January 18th, 2010

Zen and the Art of Motherhood


In an attempt to bring some peace to my life I have taken up Zen Meditation. Well, not so much “taken up” as gone to group three times and wish I had a better grasp of it. Usually this wish comes some time between “Mom I need five empty soda bottles for school tomorrow” and “The dog smells like a butt.”

I’ve done other types of meditation, guided relaxations in which soothing voices encourage my breath to continue in and out (as if it had any other choice) while the melodious sounds of the ocean magically transport me away from a playroom full of naked Barbies. Zen Meditation is not guided or led or even followed. It just is. The goal is to clear the mind of clutter and be exactly in the moment, ridding oneself of anxiety, judgment and anger, worry, etc, etc.

On group nights I arrive and settle myself on a cushion; a circular delight the size of a donut on which I am to balance my behind while tipping precariously and sitting “criss-cross apple sauce”. The Zen leader says a few words and hits a stick that indicates our time is beginning. The goal is to focus one’s eyes downward, without keeping them focused, sit relatively straight, without being rigid, and breathe in and out (again, what’s the alternative?) and clear my mind of all thought. I can repeat a mantra, if I wish – on the intake of breath I think to myself “clear mind” three times and on the exhale I slowly think “don’t know.”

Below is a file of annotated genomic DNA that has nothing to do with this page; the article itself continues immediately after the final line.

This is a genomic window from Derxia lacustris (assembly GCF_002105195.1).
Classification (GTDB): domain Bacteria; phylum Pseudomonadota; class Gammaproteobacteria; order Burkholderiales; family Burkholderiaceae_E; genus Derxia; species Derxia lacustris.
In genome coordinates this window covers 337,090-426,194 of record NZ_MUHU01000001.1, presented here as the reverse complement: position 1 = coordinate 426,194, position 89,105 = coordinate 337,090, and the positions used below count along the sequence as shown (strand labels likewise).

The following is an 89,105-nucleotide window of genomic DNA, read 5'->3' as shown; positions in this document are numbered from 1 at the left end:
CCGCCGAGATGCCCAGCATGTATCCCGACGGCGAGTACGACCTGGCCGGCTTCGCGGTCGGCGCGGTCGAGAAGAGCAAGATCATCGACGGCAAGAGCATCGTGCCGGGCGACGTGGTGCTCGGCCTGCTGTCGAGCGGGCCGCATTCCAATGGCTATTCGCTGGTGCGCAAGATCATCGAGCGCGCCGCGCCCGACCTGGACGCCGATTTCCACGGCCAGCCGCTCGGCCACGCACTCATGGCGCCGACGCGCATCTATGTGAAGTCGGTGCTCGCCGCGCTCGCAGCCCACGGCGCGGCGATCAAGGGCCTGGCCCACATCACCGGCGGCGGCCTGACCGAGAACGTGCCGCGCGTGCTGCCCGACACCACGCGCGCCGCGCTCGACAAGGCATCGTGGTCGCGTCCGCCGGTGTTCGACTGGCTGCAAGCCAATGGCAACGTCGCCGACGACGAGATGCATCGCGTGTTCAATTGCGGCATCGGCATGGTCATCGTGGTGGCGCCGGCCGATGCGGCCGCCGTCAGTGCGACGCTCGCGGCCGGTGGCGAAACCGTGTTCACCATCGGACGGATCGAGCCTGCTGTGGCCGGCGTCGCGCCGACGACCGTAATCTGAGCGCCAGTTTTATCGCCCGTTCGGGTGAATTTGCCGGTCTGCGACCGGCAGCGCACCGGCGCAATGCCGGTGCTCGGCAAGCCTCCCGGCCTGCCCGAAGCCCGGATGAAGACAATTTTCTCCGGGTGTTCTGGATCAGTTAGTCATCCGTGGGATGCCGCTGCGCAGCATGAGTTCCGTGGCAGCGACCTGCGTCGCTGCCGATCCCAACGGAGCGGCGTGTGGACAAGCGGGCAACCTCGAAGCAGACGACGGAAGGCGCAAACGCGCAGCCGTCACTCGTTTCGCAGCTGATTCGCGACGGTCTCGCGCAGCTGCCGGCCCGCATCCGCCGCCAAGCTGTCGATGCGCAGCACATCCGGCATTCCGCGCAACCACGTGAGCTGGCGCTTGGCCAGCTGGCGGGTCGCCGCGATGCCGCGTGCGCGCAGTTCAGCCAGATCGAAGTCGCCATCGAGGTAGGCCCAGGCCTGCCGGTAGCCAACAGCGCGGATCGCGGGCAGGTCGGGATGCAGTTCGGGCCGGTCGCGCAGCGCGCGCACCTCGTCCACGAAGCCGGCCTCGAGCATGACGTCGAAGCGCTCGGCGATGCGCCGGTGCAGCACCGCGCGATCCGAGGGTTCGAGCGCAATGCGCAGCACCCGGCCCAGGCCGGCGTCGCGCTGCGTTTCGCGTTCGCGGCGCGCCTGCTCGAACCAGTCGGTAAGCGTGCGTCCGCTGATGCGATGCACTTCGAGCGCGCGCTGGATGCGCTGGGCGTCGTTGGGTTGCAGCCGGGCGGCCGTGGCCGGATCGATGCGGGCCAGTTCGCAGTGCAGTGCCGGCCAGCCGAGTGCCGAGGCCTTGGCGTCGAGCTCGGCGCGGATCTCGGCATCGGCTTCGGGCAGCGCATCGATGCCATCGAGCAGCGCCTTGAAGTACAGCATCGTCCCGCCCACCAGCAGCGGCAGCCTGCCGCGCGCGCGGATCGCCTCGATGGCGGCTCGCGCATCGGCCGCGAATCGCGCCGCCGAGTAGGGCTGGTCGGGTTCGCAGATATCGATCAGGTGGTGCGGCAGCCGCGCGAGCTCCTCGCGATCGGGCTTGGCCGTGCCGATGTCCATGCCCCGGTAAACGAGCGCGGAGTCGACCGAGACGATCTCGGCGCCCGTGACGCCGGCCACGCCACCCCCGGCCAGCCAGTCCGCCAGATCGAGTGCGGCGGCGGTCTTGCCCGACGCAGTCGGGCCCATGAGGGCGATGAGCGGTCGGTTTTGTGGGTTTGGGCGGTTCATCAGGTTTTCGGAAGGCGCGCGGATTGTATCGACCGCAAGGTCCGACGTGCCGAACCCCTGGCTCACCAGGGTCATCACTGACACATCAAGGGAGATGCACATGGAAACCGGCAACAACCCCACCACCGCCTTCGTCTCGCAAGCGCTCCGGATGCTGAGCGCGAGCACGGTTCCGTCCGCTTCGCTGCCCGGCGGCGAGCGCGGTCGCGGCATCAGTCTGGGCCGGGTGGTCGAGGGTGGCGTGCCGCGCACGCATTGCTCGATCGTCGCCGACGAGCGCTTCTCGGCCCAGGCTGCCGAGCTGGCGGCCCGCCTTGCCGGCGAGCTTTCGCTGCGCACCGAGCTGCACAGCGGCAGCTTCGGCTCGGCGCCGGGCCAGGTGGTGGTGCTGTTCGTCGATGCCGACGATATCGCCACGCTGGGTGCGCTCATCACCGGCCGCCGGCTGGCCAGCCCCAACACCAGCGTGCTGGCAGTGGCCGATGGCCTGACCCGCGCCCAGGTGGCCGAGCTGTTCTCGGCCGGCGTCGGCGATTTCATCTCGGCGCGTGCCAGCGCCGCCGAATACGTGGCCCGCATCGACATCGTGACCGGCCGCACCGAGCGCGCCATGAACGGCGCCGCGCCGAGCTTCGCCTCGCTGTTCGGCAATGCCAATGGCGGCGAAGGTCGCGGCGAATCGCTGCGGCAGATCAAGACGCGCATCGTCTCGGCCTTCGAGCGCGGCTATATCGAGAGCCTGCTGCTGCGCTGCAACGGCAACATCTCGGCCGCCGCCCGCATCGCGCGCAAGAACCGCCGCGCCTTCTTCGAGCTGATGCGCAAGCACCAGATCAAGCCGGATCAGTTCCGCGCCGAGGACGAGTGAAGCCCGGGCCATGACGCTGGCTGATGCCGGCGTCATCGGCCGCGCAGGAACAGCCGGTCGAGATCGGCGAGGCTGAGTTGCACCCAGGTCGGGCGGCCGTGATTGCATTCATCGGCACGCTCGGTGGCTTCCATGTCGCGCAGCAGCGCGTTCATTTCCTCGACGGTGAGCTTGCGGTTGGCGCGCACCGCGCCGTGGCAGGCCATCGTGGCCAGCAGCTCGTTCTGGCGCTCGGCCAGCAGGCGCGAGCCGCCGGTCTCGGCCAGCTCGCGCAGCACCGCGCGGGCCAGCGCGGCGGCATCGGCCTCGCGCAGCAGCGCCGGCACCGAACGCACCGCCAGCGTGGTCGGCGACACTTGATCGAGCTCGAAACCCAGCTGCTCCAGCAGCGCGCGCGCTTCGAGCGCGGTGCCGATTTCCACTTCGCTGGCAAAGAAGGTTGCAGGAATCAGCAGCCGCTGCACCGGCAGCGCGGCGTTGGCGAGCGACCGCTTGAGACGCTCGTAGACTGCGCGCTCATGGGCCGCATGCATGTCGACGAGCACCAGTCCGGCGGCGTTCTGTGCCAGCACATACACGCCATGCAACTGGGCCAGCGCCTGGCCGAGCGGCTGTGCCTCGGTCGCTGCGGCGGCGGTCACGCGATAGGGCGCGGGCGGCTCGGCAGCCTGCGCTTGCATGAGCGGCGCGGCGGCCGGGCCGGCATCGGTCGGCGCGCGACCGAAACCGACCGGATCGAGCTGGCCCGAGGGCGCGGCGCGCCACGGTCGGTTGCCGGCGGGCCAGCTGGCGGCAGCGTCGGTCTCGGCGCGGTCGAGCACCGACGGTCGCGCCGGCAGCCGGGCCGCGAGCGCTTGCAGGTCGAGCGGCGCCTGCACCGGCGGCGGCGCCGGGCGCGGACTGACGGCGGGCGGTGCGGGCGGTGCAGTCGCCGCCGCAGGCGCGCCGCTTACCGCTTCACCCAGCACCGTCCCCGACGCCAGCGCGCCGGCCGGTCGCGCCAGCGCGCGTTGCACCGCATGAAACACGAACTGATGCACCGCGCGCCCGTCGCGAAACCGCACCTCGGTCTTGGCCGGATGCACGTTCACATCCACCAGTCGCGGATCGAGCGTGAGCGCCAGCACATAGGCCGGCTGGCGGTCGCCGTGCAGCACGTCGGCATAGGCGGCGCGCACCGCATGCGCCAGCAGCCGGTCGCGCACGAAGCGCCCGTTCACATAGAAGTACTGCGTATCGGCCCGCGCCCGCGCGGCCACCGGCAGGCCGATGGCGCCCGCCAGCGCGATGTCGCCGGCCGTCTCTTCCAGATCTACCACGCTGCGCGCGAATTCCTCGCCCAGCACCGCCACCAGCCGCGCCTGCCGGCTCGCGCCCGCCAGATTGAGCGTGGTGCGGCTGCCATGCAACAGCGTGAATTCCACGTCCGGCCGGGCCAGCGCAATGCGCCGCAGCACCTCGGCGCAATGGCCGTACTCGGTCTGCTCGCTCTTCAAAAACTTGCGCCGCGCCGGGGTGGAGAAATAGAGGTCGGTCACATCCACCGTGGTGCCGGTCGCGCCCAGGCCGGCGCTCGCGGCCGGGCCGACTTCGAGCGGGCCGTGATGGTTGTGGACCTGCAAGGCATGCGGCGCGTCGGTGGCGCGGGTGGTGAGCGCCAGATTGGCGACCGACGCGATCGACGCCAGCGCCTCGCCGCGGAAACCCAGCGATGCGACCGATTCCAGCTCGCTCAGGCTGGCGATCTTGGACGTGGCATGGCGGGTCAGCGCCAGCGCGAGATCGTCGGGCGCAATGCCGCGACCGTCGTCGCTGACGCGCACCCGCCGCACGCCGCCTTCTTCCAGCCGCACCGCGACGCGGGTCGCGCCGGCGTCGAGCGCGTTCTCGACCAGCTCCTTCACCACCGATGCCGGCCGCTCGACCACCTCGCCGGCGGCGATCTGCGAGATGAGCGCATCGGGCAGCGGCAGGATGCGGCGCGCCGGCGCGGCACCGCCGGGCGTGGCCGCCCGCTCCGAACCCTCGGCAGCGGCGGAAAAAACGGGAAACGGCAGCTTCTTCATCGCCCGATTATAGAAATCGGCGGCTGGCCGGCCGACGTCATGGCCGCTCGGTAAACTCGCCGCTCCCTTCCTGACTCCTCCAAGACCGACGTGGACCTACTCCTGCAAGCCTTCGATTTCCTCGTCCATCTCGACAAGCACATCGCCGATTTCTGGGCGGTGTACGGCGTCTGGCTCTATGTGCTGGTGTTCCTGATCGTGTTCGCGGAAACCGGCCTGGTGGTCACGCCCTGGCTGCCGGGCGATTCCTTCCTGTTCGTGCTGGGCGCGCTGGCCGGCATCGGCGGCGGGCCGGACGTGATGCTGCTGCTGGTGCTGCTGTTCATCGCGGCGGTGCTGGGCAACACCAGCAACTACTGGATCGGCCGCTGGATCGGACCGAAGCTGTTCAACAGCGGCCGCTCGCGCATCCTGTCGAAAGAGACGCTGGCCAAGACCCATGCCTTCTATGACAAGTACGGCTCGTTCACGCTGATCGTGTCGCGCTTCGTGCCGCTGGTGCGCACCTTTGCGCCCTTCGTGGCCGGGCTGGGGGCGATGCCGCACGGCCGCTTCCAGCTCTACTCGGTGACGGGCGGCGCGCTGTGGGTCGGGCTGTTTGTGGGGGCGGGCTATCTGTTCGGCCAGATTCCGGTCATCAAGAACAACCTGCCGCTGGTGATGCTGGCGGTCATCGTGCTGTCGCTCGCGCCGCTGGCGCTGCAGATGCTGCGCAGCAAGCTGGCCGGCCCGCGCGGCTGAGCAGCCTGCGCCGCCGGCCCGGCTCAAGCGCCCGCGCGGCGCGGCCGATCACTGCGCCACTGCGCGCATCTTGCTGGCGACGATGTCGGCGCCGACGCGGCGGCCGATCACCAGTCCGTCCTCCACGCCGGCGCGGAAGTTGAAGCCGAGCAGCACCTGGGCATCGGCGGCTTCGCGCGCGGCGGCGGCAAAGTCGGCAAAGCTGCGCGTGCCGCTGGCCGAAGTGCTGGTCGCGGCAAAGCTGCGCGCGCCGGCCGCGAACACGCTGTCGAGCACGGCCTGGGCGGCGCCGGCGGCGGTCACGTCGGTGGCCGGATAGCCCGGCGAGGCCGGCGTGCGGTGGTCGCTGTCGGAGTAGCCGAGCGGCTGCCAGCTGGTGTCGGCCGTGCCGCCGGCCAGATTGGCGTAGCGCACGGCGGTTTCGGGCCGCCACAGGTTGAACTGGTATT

However, my mantra goes something like this:

(Inhale) Clear mind, clear mind….are my eyes closed enough? Too closed? That guy over that has his eyes really open.

(Exhale) Don’t know….know how I’m going to finish all that laundry and plan for the weekend’s trip.

(Inhale) Clear mind clear…skin. Note to self to pick up soap.

(Exhale) Don’t know…how I’m going to get up. My leg is asleep. Is it time to hit the stick again?!

(Inhale) Clear…Tiramisu would be so good right now.

(Exhale) Don’t…fart. Seriously. I’m not kidding. Don’t even think about it.

(Inhale) Am I supposed to be at a PTO meeting right now?

And so forth. Such is the Zen of parenting, I suppose. Progress is when we’re able to narrow down the 30 thoughts that simultaneously occupy our brains to sever or eight at a time.

Clearly Zen masters are not allowed to have children. Or Tiramisu.

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This Weeks Tip

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